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As the more cunning of you might already know, there is a direct correlation between Dragons and Others in the Game of Thrones saga.

There is a plethora of quotes proving that Dragons are magical beings and with their recent return, magic has also returned to the world.

For example, that is what the warlocks said when they tried to steal the dragons from Daenerys Targaryen

At the very same time, we witness the 'rise' of Whitewalkers and wights. I think therefore, it is safe to assume, that the Others are magical creatures, drawn by magic.

Adding to the above that dragons seem so hard (if not impossible) to control and that the Others are marching to the South, is it possible that

the Whitewalker horde is heading to confront the Dragons? And that they maybe want to rest in peace, therefore trying to kill the dragons.

Appreciate any answer, suggestions or legit assumption.

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    The White Walkers appear in the prologue of the first book A Game of Thrones, long before the dragons were born. Also, Dragons were alive long before that, during the days of old Valyria. Aegon the Conqueror had three dragons himself in Westeros. So it would not make sense that these particular dragons woke the walkers, when there had been so many dragons before them. – TLP May 20 '14 at 12:08
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    @TLP the dragons would have been alive in the eggs of course no gestation (not sure thats the right term) is mentioned so they could be draw to the embryos growing in the eggs. – Dreamwalker May 20 '14 at 12:58
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    The only possible connection currently, aside from the whole 'Ice and Fire' aspect, is that Others are magical creatures. This is important as magic largely disappeared from the world with the Doom of Valyria, and even more so when the last dragons died. But now that Daenery's dragons have been born, it is obvious that magic is returning to the world. But this doesn't explain the fact that the Others first started reappearing at least a year before the birth of the dragons. Or the fact that magic was in wide use for thousands of years after the Long Night. – ssell May 20 '14 at 13:33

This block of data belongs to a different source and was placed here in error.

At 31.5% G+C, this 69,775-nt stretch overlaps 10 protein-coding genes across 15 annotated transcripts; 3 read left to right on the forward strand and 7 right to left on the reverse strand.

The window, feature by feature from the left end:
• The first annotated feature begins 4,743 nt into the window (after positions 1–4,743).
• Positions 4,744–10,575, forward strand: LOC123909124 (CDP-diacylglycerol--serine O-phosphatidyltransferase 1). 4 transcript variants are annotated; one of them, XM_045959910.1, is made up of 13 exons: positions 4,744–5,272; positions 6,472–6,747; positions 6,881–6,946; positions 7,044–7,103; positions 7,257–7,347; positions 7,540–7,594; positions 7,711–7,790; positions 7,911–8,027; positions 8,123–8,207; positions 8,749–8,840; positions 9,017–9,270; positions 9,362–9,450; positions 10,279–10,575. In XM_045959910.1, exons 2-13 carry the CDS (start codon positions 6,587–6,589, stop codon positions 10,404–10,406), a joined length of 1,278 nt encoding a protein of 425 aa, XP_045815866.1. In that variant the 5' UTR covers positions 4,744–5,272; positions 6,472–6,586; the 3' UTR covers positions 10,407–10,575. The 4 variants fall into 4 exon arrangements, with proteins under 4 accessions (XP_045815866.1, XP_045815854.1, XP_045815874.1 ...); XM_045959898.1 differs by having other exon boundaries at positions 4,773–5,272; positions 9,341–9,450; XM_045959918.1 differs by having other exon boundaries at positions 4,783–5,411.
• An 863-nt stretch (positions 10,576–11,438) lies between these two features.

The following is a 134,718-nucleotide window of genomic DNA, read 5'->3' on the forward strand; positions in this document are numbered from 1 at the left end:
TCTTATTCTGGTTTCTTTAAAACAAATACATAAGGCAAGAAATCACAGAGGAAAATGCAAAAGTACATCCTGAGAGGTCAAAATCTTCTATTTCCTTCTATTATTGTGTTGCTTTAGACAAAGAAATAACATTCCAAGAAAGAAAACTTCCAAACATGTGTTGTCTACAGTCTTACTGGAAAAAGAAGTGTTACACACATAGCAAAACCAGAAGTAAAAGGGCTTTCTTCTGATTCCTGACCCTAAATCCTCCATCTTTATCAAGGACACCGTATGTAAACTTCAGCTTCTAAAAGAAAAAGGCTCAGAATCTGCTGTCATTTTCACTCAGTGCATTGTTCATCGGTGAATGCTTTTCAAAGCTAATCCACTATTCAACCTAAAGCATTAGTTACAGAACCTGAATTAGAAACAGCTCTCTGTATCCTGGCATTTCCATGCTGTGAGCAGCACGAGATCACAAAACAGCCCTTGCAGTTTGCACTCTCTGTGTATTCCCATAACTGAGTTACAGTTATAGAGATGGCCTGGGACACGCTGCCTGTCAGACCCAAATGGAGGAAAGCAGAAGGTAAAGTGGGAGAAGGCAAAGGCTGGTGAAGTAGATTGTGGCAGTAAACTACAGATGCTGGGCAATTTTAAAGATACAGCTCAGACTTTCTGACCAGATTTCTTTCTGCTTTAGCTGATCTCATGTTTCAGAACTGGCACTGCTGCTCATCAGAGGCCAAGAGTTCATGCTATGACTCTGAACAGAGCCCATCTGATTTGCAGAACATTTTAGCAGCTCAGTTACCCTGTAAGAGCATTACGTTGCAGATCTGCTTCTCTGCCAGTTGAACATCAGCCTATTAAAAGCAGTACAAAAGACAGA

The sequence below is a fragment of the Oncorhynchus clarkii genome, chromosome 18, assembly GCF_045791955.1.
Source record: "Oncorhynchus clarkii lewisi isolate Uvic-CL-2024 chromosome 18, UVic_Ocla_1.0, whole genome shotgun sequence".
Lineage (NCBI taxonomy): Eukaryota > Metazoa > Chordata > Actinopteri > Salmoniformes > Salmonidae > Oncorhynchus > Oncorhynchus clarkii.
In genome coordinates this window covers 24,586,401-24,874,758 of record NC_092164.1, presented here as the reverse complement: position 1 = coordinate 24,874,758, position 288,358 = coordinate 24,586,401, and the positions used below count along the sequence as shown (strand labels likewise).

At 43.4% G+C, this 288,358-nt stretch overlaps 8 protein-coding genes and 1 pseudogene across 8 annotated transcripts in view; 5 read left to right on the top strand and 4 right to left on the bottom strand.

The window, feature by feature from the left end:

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    I'm not saying anything except that there is no direct correlation shown so far. You're assuming too much. Basically we don't know yet. All we know is that the Others first appeared in the Long Night thousands of years before any mention of dragons, and then reappeared before Daenerys awakened her dragons. Is there any relationship bewteen the two? If so, it's not apparent yet. – Andres F. May 21 '14 at 12:34
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    @TLP I agree a wrong assumption is no reason for closing, but here the actual question seems to be unclear/opinion-based. Here it is: "Is it possible the Whitewalker horde is heading to confront the Dragons? And that they maybe want to rest in peace, therefore trying to kill the dragons.". That's more or less the definition of opinion-based and "guessing the future". Who knows? Maybe the Others are racing to confront the dragons, maybe they're racing to a hidden magical meteorite, maybe their attacks are periodical. We're guessing here. – Andres F. May 21 '14 at 12:37
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The White Walkers appear in the prologue of the first book A Game of Thrones, long before the dragons were born. The same goes for the TV-show, although they were more coy about showing the White Walkers.